On November 24, 2021, Governor General Mary May Simon delivered the Speech from the Throne, officially launching the 44th Parliament and outlining the government’s main goals for the session. Titled “Building a Resilient Economy: A Cleaner and Healthier Future for Our Kids”, the speech outlined an overall vision on major public policy challenges, including climate change, Indigenous reconciliation, health, and the national economy post-pandemic.
“There are a number of promises in this Speech from the Throne that will impact engineers and the work that they do to support Canadians.” said Gerard McDonald, CEO of Engineers Canada. “Engineers Canada was pleased to see the government’s continued commitment to support inclusion and diversity initiatives to strengthen Canada’s economy, a continued focus on innovation to build a more resilient, sustainable, and competitive economy, and the government’s support for immediate climate adaptation measures through Canada’s first-ever National Adaptation Strategy. We look forward to seeing these important commitments addressed in the fall economic update or Budget 2022.”
Engineers Canada has been actively advocating for continued federal support around green infrastructure and natural resource investments, which formed one of our three key recommendations in our pre-budget submission in August 2021. Engineers Canada is pleased to see that the federal government has made a continued commitment in this Speech from the Throne to focus on innovation, green jobs, natural resource investments, and adaptation measures outlined in the newly proposed National Adaptation Strategy. Government investments in all types of infrastructure, including public transit, energy efficient retrofits, affordable housing—particularly for Indigenous Peoples and northern communities—are key to building a stronger and more resilient Canada.
The federal government’s engagement with the engineering profession is crucial in delivering on these priorities. Engineers are essential in the creation, design, implementation, and maintenance of all types of infrastructure, making the engineering profession critical in connecting communities, driving our economy, and keeping Canadians safe.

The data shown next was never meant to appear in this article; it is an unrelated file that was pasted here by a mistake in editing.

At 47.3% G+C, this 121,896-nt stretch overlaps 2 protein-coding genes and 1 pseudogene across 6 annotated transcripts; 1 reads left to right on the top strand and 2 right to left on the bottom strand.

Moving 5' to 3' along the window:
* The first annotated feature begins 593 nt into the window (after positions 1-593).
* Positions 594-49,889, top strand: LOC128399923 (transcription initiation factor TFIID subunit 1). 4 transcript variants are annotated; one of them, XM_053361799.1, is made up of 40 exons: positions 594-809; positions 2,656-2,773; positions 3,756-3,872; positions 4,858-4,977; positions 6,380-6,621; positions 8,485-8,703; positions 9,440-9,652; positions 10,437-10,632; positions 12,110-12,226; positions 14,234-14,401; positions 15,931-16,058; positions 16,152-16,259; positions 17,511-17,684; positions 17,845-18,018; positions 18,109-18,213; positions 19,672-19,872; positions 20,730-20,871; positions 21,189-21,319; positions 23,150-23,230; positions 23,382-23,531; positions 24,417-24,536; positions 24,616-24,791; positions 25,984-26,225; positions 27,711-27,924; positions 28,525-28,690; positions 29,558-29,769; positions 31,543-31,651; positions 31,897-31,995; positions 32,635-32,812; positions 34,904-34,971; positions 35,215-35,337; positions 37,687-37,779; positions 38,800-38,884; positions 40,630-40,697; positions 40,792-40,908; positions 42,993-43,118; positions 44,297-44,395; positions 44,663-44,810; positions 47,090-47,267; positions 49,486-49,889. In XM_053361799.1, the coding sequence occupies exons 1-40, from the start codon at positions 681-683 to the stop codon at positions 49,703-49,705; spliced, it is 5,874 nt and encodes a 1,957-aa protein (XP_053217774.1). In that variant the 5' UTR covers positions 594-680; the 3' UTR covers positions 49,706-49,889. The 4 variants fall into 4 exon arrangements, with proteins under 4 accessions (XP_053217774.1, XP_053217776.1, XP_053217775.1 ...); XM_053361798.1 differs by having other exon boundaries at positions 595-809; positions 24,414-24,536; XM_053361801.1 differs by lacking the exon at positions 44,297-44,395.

Engineers Canada’s pre-budget submission to the government also advocated for continued support for equity, diversity, and inclusion (EDI) initiatives across Canada, specifically for the government to continue to support EDI initiatives across Canada that include supports for employers to address discrimination, harassment, and EDI improvements within the workplace for women, Indigenous, Black and other racialized people, LGBTQ2S+ persons, and persons with disabilities. In addition, Engineers Canada is actively working to support the recruitment, retention, and professional development of women in the engineering profession, primarily through our 30 by 30 initiative and our commitment to the government’s 50-30 initiative. Additionally, our organization is actively working on supporting Indigenous people’s access to post-secondary engineering education and the engineering profession. This work is reflected in the creation of Indigenous People’s Access to Post-Secondary Engineering Programs: A Review of Practice Consensus, our support for the creation of the Canadian Indigenous Advisory Council (CIAC), and the work conducted by our Indigenous Advisory Committee. We are happy to see the government commit to EDI initiatives, particularly to combat systemic racism, sexism, discrimination, misconduct, and abuse in core institutions.
In addition, Engineers Canada will continue to advocate to the federal government to make the voice of the engineering profession heard and we look forward to seeing the government’s continued commitments in Budget 2022.